seen before. (Laughter.) For his part, Colin has said that
night he was "mesmerized by a pair of luminous eyes,
an unusual shade of green." And from that day to this,
he has been fortunate to have this beautiful, accomplished
woman at his side. (Applause.)
Colin Powell has lived his own inspiring
story, a story of exceptional accomplishment that started
before segregation ended. When he was a young officer, someone
told him, "You are the best black lieutenant I have
ever known." He later wrote, "Inside me, I was
thinking, if you intend to measure me only against black
lieutenants, you are making a mistake." (Laughter and
applause.) "I'm going to show you" -- he went
on to write, "I'm going to show you the best lieutenant
in the Army, period." (Applause.)
The best lieutenant in the Army went on
to a distinguished military career that ended with four
stars on his shoulder. (Applause.) Along the way, he earned
two Purple Hearts, the Bronze Star, the Soldier's Medal,
the Legion of Merit, the Congressional Gold Medal and two
Presidential Medals of Freedom. (Applause.) I'm not through
yet. (Laughter.) I'm just getting started. (Laughter.) See,
he's been an official in the administration of six Presidents,
including service as the National Security Advisor to President
Reagan, the Chairman of the Joint Chiefs of Staff under
Presidents Bush and Clinton.
More than four years ago, when I needed
a Secretary of State, I knew what I was looking for. I wanted
someone who believed deeply in the values of our country,
and could share them with the world; a person of wisdom
and decency; a leader who could bring out the best in people.
I found all this and more in Colin Powell. (Applause.) Our
65th Secretary of State became one of the most effective
and admired diplomats in America's history. He has helped
to rally the world in a global war and to resolve dangerous
regional conflicts and to confront the desperate challenges
of natural disaster and hunger and poverty and disease.
He's been tireless and selfless and principled. In the work
he and I have shared, he has become a great friend, and
I appreciate all he has done for our wonderful country.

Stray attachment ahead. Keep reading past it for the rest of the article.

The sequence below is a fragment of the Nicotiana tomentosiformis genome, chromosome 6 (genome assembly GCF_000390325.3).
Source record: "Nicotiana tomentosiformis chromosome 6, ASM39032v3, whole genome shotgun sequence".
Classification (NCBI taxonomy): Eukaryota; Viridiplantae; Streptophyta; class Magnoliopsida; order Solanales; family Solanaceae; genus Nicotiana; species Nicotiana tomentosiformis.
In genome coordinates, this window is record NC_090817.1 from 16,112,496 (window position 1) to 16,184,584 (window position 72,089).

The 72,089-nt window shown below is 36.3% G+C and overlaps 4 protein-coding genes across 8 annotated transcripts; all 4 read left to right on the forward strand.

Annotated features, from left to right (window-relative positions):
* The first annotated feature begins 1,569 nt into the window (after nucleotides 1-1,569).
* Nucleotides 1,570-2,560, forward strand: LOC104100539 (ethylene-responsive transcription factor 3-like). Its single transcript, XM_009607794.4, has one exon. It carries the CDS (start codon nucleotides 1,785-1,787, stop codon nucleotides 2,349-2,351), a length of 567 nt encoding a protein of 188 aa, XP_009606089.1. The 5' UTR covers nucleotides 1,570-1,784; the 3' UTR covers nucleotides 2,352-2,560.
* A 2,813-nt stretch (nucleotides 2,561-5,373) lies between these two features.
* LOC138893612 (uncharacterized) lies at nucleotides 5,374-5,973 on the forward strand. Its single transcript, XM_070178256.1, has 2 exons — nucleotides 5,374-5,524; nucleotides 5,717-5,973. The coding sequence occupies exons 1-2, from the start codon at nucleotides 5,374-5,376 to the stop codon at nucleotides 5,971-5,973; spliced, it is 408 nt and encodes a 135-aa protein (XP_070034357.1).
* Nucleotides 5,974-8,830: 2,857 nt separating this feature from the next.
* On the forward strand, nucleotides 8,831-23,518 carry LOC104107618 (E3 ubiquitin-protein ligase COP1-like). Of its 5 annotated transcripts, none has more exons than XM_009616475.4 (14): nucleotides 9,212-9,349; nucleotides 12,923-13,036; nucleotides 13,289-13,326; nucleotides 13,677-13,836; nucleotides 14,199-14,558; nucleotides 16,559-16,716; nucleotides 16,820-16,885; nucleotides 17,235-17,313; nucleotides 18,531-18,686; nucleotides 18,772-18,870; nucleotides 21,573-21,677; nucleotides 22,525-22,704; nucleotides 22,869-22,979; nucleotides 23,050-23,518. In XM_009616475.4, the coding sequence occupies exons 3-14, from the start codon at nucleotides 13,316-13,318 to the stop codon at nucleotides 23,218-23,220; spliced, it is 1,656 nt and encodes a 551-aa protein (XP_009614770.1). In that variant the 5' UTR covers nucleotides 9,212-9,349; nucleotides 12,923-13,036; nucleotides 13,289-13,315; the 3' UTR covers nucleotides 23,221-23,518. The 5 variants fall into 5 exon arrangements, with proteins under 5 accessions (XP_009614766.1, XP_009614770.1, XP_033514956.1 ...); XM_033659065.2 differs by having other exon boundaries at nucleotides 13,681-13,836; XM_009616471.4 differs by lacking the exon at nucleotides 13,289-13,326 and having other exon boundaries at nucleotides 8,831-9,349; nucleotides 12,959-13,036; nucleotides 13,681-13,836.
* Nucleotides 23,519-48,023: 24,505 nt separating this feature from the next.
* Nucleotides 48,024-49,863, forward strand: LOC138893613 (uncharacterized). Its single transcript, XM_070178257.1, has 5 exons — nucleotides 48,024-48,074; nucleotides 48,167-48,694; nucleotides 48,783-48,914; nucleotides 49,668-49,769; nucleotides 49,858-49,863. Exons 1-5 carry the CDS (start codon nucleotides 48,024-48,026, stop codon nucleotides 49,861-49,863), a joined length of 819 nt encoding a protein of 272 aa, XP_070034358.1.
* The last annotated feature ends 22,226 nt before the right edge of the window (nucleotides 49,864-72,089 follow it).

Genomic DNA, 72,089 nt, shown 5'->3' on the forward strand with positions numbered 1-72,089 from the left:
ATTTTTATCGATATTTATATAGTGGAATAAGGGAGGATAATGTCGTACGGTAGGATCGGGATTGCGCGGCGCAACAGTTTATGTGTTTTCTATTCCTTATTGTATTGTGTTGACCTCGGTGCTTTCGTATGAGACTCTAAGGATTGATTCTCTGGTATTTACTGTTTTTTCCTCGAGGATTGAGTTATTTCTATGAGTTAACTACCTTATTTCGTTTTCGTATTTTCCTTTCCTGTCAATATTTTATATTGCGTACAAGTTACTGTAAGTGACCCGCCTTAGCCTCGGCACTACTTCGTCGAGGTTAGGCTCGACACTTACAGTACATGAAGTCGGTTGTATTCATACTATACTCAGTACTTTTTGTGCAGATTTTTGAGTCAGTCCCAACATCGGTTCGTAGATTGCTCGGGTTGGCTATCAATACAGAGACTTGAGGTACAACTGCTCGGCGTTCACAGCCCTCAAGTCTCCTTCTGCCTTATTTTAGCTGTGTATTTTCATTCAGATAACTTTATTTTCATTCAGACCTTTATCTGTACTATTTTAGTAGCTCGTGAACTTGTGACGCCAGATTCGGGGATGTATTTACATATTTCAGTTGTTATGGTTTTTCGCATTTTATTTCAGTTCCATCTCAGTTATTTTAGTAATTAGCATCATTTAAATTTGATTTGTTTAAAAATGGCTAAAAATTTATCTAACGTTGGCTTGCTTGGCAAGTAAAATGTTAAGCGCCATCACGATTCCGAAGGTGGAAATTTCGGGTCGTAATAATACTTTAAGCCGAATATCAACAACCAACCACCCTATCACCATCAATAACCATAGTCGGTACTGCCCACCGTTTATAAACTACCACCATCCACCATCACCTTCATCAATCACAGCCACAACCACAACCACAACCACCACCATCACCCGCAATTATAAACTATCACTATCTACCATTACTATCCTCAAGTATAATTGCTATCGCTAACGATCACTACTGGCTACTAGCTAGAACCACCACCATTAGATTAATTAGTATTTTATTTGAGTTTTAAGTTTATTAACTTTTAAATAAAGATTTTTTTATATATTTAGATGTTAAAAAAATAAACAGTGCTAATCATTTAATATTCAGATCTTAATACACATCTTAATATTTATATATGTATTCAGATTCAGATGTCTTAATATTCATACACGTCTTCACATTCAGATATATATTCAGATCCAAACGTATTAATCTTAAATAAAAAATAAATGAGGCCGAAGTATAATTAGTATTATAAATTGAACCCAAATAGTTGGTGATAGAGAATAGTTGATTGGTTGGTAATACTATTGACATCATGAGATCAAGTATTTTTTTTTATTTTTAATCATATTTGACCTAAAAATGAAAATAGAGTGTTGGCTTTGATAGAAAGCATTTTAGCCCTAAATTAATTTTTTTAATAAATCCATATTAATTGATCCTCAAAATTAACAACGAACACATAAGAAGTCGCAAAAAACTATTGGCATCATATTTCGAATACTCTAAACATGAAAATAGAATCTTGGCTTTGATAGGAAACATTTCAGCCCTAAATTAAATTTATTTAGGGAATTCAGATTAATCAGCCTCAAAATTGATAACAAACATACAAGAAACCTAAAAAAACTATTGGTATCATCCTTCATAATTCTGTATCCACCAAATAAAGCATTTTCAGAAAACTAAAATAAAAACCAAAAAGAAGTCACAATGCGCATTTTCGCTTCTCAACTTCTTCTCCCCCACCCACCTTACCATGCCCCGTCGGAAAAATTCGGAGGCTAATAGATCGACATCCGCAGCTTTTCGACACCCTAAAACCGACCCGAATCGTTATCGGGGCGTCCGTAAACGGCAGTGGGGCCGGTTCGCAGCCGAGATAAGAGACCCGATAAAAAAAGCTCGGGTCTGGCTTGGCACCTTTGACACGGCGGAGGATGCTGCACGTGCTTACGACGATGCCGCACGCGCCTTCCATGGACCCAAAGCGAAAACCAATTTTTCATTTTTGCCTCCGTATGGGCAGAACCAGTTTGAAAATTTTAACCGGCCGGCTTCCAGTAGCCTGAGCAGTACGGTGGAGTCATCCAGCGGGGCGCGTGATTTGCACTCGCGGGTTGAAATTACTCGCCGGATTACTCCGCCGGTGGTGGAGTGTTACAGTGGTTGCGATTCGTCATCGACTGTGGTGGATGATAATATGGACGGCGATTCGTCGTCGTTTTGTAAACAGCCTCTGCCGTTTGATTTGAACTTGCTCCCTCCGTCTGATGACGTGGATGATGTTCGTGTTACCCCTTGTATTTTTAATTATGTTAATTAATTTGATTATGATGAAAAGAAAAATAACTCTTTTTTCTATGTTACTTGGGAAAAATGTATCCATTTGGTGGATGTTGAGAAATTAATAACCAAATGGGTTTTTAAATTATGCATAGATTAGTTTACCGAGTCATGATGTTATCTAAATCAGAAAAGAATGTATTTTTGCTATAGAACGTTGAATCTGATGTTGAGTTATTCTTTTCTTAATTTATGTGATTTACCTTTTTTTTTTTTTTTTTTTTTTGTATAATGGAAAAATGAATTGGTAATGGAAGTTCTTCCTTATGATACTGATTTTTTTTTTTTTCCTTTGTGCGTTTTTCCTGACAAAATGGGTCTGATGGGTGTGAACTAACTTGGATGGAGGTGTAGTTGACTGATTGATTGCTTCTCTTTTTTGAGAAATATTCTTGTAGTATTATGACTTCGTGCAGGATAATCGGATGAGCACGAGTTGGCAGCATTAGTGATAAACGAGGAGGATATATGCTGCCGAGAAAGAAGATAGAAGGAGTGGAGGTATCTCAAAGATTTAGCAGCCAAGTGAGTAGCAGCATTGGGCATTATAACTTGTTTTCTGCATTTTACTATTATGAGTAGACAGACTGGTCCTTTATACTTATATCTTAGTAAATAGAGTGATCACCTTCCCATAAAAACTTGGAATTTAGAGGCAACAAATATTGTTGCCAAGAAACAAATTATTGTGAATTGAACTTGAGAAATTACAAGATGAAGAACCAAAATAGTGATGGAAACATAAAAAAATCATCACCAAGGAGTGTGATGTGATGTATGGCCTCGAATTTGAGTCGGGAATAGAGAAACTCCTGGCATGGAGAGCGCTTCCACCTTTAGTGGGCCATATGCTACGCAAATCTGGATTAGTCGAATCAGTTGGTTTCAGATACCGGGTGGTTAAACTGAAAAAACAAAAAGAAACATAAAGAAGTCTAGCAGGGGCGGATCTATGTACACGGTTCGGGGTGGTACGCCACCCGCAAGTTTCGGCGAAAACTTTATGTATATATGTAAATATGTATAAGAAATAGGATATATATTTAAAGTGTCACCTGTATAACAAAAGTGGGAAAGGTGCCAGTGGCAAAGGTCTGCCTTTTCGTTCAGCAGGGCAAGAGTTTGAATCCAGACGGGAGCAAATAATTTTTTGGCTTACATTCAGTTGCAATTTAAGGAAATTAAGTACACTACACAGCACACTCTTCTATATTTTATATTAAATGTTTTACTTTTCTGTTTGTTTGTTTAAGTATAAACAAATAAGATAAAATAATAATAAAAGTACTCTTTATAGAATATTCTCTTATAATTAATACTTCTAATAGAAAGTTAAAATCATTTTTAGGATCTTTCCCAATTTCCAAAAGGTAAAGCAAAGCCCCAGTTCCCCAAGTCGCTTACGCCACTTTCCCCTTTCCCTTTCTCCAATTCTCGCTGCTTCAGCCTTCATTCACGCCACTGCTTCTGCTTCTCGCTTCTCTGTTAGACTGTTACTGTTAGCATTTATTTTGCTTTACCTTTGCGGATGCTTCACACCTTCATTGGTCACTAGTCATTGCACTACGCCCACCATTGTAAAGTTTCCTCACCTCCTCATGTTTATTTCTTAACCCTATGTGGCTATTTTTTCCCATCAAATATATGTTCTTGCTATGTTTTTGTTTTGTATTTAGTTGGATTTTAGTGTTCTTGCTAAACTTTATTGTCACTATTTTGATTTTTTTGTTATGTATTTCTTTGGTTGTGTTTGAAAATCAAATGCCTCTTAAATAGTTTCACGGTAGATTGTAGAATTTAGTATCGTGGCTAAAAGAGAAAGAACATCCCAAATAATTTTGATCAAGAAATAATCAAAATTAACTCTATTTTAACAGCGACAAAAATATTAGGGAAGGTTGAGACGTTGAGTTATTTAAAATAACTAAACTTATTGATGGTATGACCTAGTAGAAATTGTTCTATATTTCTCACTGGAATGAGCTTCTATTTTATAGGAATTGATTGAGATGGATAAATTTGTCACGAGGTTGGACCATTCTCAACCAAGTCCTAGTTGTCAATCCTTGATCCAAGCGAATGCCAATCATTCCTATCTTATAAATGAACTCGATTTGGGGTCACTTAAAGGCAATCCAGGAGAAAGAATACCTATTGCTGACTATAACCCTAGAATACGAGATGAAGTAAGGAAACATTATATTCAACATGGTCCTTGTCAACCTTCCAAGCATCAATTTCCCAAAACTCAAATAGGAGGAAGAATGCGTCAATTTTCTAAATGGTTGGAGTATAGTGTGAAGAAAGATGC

His proudest achievements probably have
little to do with public service. See, he's a wonderful
dad to Michael and Annemarie and Linda. Over the years,
he's been a mentor to young people. As a founder of America's
Promise, Colin has drawn countless others to become involved
in the lives of children, and to give them the hope and
confidence they need for a successful life. Today, we honor
not just Colin Powell's lifetime of leadership, but we honor
his great kindness and his compassion. (Applause.)
The same kinds of idealism and character
have marked the life of Alma Johnson Powell. Like her husband,
she was raised by strong and decent people. And Birmingham,
where Martin Luther King was jailed -- Birmingham, which
-- where he was jailed, was also the home of the Johnson
family. That's where she was raised in other words. (Laughter.)
Alma remembers her father during the worst of days sitting
up at night with a shotgun by his side to protect his wife
and his children. Mr. Johnson was a high school principal,
and he was a legend to generations of students who remember
his high standards and his imposing presence. His daughter,
Alma, has always been impressive, as well, because of her
grace and her principle.
For many years, Alma served America as a
soldier's wife, moving the household 18 times, and leading
the family when the Army -- (Applause.) Anyone who wants
to know the meaning of duty and unselfish love can look
at our military families like the Powells. (Applause.) This
good-hearted mother and grandmother shares her love with
others as the Chair of America's Promise. People here at
the Kennedy Center know her as the leading member of the
board of trustees. She's a noted author of several children's
books, and a volunteer who gives her time to help young
people make good choices in life. Alma Powell is one of
the finest people Laura and I are privileged to know. And
she is a superb choice for the Legacy of a Dream Award.
(Applause.) I'm not kidding, either. (Applause.)
You have chosen, on this important day for
America, to pay tribute to a woman and a man who have upheld
the highest ideal of American citizenship. In their love
of country, and their heart for service, they show the same
character found in the life of Dr. Martin Luther King. Thank
you for the privilege of joining you this afternoon, and
for the pleasure of being able to honor these fine, fine
May God bless the Powells, and may God continue
to bless the United States of America. (Applause.)
END 4:30 P.M. EST